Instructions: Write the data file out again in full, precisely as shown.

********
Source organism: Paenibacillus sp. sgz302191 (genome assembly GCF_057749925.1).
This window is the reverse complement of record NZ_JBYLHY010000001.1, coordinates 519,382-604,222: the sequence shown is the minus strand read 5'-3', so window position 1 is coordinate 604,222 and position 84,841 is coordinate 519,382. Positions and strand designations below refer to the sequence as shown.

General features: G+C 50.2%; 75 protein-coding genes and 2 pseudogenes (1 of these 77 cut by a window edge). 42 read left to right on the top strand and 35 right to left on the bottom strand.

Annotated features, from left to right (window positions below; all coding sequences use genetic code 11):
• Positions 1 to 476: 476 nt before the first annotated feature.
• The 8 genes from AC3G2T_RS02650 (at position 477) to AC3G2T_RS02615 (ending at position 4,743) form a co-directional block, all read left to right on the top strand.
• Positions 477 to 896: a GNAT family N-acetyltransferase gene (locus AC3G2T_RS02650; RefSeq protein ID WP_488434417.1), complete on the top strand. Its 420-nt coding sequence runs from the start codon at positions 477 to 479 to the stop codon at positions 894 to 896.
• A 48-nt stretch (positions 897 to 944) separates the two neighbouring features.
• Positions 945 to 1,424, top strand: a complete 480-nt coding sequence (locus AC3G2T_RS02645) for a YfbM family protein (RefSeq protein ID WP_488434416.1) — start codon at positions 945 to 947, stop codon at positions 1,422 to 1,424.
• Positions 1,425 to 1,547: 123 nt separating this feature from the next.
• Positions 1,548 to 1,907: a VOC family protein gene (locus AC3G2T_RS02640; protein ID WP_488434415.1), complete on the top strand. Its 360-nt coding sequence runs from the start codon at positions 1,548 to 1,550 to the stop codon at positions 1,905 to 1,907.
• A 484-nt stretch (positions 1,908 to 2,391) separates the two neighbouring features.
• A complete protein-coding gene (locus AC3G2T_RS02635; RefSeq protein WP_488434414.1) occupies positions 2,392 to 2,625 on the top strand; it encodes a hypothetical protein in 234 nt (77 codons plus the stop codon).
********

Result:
Source organism: Paenibacillus sp. sgz302191 (genome assembly GCF_057749925.1).
This window is the reverse complement of record NZ_JBYLHY010000001.1, coordinates 519,382-604,222: the sequence shown is the minus strand read 5'-3', so window position 1 is coordinate 604,222 and position 84,841 is coordinate 519,382. Positions and strand designations below refer to the sequence as shown.

General features: G+C 50.2%; 75 protein-coding genes and 2 pseudogenes (1 of these 77 cut by a window edge). 42 read left to right on the top strand and 35 right to left on the bottom strand.

Annotated features, from left to right (window positions below; all coding sequences use genetic code 11):
• Positions 1 to 476: 476 nt before the first annotated feature.
• The 8 genes from AC3G2T_RS02650 (at position 477) to AC3G2T_RS02615 (ending at position 4,743) form a co-directional block, all read left to right on the top strand.
• Positions 477 to 896: a GNAT family N-acetyltransferase gene (locus AC3G2T_RS02650; RefSeq protein ID WP_488434417.1), complete on the top strand. Its 420-nt coding sequence runs from the start codon at positions 477 to 479 to the stop codon at positions 894 to 896.
• A 48-nt stretch (positions 897 to 944) separates the two neighbouring features.
• Positions 945 to 1,424, top strand: a complete 480-nt coding sequence (locus AC3G2T_RS02645) for a YfbM family protein (RefSeq protein ID WP_488434416.1) — start codon at positions 945 to 947, stop codon at positions 1,422 to 1,424.
• Positions 1,425 to 1,547: 123 nt separating this feature from the next.
• Positions 1,548 to 1,907: a VOC family protein gene (locus AC3G2T_RS02640; protein ID WP_488434415.1), complete on the top strand. Its 360-nt coding sequence runs from the start codon at positions 1,548 to 1,550 to the stop codon at positions 1,905 to 1,907.
• A 484-nt stretch (positions 1,908 to 2,391) separates the two neighbouring features.
• A complete protein-coding gene (locus AC3G2T_RS02635; RefSeq protein WP_488434414.1) occupies positions 2,392 to 2,625 on the top strand; it encodes a hypothetical protein in 234 nt (77 codons plus the stop codon).